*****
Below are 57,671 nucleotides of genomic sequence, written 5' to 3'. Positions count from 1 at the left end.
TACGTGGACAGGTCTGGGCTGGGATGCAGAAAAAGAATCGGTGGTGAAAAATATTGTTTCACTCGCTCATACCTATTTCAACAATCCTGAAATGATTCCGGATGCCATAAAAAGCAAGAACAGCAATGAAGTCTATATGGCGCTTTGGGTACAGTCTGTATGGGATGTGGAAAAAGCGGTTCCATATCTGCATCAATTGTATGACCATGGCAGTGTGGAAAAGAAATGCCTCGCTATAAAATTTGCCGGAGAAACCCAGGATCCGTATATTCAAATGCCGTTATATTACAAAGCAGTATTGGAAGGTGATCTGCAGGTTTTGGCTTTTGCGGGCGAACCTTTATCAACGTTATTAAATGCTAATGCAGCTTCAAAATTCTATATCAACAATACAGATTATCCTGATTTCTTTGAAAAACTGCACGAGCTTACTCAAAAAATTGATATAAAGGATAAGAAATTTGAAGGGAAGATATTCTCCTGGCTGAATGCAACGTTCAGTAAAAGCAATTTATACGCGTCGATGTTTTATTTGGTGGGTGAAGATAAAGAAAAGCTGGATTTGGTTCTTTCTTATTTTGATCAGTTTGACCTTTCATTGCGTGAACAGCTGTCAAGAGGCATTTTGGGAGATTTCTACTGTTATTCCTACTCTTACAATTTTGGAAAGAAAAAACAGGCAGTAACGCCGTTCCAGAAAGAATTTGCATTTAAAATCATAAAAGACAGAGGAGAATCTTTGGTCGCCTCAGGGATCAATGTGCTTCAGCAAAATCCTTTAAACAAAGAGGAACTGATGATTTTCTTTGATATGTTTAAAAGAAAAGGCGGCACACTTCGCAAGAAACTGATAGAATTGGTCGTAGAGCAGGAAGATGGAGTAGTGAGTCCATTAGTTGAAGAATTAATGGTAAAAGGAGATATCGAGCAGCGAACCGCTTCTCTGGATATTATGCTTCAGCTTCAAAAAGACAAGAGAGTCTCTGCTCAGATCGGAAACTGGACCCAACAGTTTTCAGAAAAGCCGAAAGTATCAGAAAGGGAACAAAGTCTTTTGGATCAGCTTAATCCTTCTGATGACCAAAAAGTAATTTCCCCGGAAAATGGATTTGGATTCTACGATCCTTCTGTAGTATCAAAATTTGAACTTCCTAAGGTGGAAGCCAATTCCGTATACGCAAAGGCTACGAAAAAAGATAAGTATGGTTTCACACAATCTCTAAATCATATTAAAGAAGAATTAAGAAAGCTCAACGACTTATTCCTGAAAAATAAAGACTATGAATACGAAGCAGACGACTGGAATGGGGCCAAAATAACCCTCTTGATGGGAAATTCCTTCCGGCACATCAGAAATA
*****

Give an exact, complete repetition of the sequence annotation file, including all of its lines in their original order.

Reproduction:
Below are 57,671 nucleotides of genomic sequence, written 5' to 3'. Positions count from 1 at the left end.
TACGTGGACAGGTCTGGGCTGGGATGCAGAAAAAGAATCGGTGGTGAAAAATATTGTTTCACTCGCTCATACCTATTTCAACAATCCTGAAATGATTCCGGATGCCATAAAAAGCAAGAACAGCAATGAAGTCTATATGGCGCTTTGGGTACAGTCTGTATGGGATGTGGAAAAAGCGGTTCCATATCTGCATCAATTGTATGACCATGGCAGTGTGGAAAAGAAATGCCTCGCTATAAAATTTGCCGGAGAAACCCAGGATCCGTATATTCAAATGCCGTTATATTACAAAGCAGTATTGGAAGGTGATCTGCAGGTTTTGGCTTTTGCGGGCGAACCTTTATCAACGTTATTAAATGCTAATGCAGCTTCAAAATTCTATATCAACAATACAGATTATCCTGATTTCTTTGAAAAACTGCACGAGCTTACTCAAAAAATTGATATAAAGGATAAGAAATTTGAAGGGAAGATATTCTCCTGGCTGAATGCAACGTTCAGTAAAAGCAATTTATACGCGTCGATGTTTTATTTGGTGGGTGAAGATAAAGAAAAGCTGGATTTGGTTCTTTCTTATTTTGATCAGTTTGACCTTTCATTGCGTGAACAGCTGTCAAGAGGCATTTTGGGAGATTTCTACTGTTATTCCTACTCTTACAATTTTGGAAAGAAAAAACAGGCAGTAACGCCGTTCCAGAAAGAATTTGCATTTAAAATCATAAAAGACAGAGGAGAATCTTTGGTCGCCTCAGGGATCAATGTGCTTCAGCAAAATCCTTTAAACAAAGAGGAACTGATGATTTTCTTTGATATGTTTAAAAGAAAAGGCGGCACACTTCGCAAGAAACTGATAGAATTGGTCGTAGAGCAGGAAGATGGAGTAGTGAGTCCATTAGTTGAAGAATTAATGGTAAAAGGAGATATCGAGCAGCGAACCGCTTCTCTGGATATTATGCTTCAGCTTCAAAAAGACAAGAGAGTCTCTGCTCAGATCGGAAACTGGACCCAACAGTTTTCAGAAAAGCCGAAAGTATCAGAAAGGGAACAAAGTCTTTTGGATCAGCTTAATCCTTCTGATGACCAAAAAGTAATTTCCCCGGAAAATGGATTTGGATTCTACGATCCTTCTGTAGTATCAAAATTTGAACTTCCTAAGGTGGAAGCCAATTCCGTATACGCAAAGGCTACGAAAAAAGATAAGTATGGTTTCACACAATCTCTAAATCATATTAAAGAAGAATTAAGAAAGCTCAACGACTTATTCCTGAAAAATAAAGACTATGAATACGAAGCAGACGACTGGAATGGGGCCAAAATAACCCTCTTGATGGGAAATTCCTTCCGGCACATCAGAAATA